The Tourette Syndrome Child Successful Management At Home And At School-diamondprox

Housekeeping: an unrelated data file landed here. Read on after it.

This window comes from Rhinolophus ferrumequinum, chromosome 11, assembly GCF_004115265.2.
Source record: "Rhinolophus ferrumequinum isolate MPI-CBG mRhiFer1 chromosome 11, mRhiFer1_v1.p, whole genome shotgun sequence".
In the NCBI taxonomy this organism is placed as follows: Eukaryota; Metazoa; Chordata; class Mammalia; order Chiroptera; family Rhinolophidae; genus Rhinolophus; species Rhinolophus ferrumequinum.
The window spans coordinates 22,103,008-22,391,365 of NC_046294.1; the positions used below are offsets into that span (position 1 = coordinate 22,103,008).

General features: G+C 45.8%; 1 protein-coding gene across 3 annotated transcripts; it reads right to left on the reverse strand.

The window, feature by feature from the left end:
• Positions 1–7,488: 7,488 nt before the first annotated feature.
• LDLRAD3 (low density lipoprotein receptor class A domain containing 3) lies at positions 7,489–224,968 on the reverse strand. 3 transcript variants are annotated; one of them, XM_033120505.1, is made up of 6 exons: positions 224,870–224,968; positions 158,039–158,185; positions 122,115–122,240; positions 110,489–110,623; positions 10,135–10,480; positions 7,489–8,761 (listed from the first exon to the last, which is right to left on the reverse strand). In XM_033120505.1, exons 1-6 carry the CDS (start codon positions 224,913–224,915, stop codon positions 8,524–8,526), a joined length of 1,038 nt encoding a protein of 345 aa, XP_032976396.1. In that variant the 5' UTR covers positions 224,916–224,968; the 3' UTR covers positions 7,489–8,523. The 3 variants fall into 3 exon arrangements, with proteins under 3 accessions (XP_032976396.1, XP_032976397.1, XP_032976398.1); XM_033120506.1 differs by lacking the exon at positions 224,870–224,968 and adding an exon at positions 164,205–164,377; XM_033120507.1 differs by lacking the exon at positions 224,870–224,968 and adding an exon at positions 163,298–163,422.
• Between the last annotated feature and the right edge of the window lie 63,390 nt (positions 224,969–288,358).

UnCategorized Tourette syndrome or TS is a genetic, neuro-chemical disorder characterized by involuntary muscle movement called tics. These tics can appear as simple repetitive movements such as blinking or exaggerated actions like gyrations on the floor. Working with children with TS can be challenging especially when they sometimes present with ac.panying conditions such as ADHD and OCD (Obsessive .pulsive Disorder). Rage or aggressive behavior has been reported as a clinical problem in about 25-40% of TS patients. However, understanding the mechanics behind the syndrome can bring about successful management of the Tourette syndrome child in the classroom. What is a Tic? Integrating the TS child into a regular classroom works best when the children in the classroom understand what a tic is. Tics often begin as un.fortable tingling urges or sensations to move a set of muscles. Studies suggest that repressing a tic is not a good idea because the urge increasingly insistent until it an outburst. Telling the children in class what a tic is and emphasizing how it is as natural as sneezing can teach them the importance of sympathy and understanding for those who are different. As well, this approach de-mystifies the syndrome. A tic is as natural to the TS child as a sneeze. Moreover, tics usually disappear in frequency and severity as the child gets older. They are barely noticeable after the age of 19. This being said, it is worthy to note that many teachers claim that tics can be stopped in mid-track through diversion or distraction. Encouraging the Tourette syndrome child to concentrate on a set of math problems or reading a book can actually divert his attention away from the tic and calm down the involuntary muscle movements. One teacher claims that her TS child gets on the .puter when she feels a tic .ing one. Physically moving the mouse and concentrating on the screen are enough to stop the tic. Parent Management Training Parent management training has a powerful effect on the disruptive behavior of children with TS. This training can help with explosive outbursts at home. In a 2006 study, one group of parents was taught 3 main strategies for behavior management: a) consistency in their reactions to explosions and outbursts b) clarity in explanation of consequences c) choice of positive, rather than negative, consequences. A second group of parents received no training whatsoever. Results tabulated at the end of the 10 week study showed that the trained parents reported 32% fewer disruptive incidents than the un-trained parents. Cognitive Behavior Therapy If parent management training is not feasible, families can resort to cognitive behavior therapy, a form of training that works on the assumption that habitual behavioral responses can be modified by changing thought patterns. Working with professionally trained therapists, the Tourette syndrome child can learn to identify inappropriate expressions of feelings. They also learn to substitute a different behavior or diversion (such as reading or painting) for these situations. With practice and patience, many TS children learn to break their old pattern of anger and aggression by resorting to more acceptable and positive responses. The Tourette syndrome child can be a positive enhancement in a regular classroom. His or her interaction with other children is a good opportunity for developing sympathy, understanding and behavior management for all. About the Author: 相关的主题文章: